In connection with the anaerobic biodegradability, the calculated BMPTh for FW and WAS were 564.5 LCH4/kgVS and 392.5 LCH4/kgVS, respectively, computed based on the empirical mole composition of C18.0H29.4O9.6N for FW and C6.3H12.2O4.7N for WAS, assuming full COD conversion. The contribution of sulfur was considered negligible since the elementary analysis results, revealed below detection limit sulfur content. Also based on the empirical composition, the CODTh for FW and WAS were 1.73 and 1.12 gO2/gVS, respectively. It is worth mentioning that the CODTh of the WAS deviated from the typical theoretical value of 1.42, which is linked to the overall elemental biomass composition C5H7O2N. Apparently, the used WAS sample was more stabilized.

4.2. Effects of Magnetite NPs and NZVIs on Hydrolysis and Acidification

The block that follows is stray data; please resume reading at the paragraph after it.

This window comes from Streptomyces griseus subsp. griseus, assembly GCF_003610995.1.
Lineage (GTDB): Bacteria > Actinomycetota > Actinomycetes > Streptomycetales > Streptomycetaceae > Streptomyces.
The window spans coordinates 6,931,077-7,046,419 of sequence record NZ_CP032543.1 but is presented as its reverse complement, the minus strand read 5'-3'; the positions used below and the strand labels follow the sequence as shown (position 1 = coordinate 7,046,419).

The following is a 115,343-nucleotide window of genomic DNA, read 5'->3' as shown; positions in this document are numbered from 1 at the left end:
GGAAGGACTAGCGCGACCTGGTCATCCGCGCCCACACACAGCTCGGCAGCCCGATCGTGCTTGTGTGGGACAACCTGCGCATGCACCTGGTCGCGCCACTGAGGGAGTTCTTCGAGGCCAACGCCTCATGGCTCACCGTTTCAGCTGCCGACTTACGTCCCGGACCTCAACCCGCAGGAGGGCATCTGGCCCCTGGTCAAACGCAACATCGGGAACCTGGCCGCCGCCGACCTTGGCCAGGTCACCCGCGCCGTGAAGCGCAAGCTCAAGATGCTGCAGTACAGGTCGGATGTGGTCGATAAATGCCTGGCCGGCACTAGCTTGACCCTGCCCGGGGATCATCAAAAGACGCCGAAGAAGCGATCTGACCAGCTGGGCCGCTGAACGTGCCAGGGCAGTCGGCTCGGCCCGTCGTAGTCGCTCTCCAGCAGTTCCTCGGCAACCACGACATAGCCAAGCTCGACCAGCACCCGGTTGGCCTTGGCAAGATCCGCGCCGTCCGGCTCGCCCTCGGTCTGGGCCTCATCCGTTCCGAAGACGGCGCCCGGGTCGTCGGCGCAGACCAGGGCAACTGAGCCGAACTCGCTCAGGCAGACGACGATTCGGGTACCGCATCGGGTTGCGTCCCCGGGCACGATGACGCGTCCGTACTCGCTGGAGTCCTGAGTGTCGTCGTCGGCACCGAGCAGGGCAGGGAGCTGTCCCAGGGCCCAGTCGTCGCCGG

Due to the importance of hydrolysis in the kinetics of anaerobic digestion and the fact that it is usually the rate-limiting step, the impact of magnetite NPs on COD solubilization was assessed. Magnetite NP concentrations of 25, 50 and 80 mg/L were employed in anaerobic batch tests, corresponding to 13.1, 26.2 and 41.9 mg magnetite NPs/gTS of substrate calculated for the initial conditions. The results (Figure 1) show that the maximum soluble COD concentration achieved in the control incubation was 799 mg/L, which was reached after an incubation period of one day. Batches incubated with magnetite NPs had maximum soluble COD concentrations of 2280, 1852, and 1420 mg/L for magnetite NP doses of 80, 50 and 25 mg/L, respectively. Peak values were reached after six days with cumulative methane production of 49, 57 and 110 LCH4/kgVS, for magnetite NP doses of 80, 50 and 25 mg/L, respectively. For the same incubation period (i.e., six days) the cumulative methane production in the control incubation reached 170 LCH4/kgVS. Accordingly, to clarify whether increased soluble COD in magnetite NPs amended batches was due to the accumulation of soluble COD as a result of reduced consumption rates by methanogens (as discussed in Section 4.3 below) or due to stimulated hydrolysis, the hydrolysis percentages achieved after six days were computed. The results show that batches incubated with 80, 50 and 25 mg/L magnetite NPs, achieved hydrolysis percentages of 88%, 78%, and 55%, respectively, compared to hydrolysis percentage of 50% attained in control incubation. Hence, we concluded that magnetite NPs induced a stimulatory effect on the hydrolysis. The hydrolysis percentages achieved by the end of incubation periods in magnetite NPs amended batches were 65.1% for the 25 mg/L dose and 94.4% and 94.9% for the 50 and 80 mg/L doses, compared with 63.0% achieved in the control incubation. The positive impact induced by magnetite on hydrolysis process has been previously reported by several researchers. Zhao et al. [54], reported a twofold increase in waste-activated sludge protein hydrolysis, with magnetite (0.2 mm in diameter) dose of 10 g/L. Moreover, they have revealed an enhancement in the activity of protease and α-glycosidase enzymes by 63% and 27%, respectively. The positive impact of magnetite on hydrolysis of WAS was reported applying even bigger magnetite particle (8–12 mm), achieving a 31.2% and 11.6% increase in soluble protein and polysaccharides at a dose of 27 g/L [17]. Zhang et al. [18] reported that in batches incubated with 1 g/L magnetite NPs and with methanogenesis inhibition, the total polysaccharide decomposition was increased by 15.8% compared to the control incubation.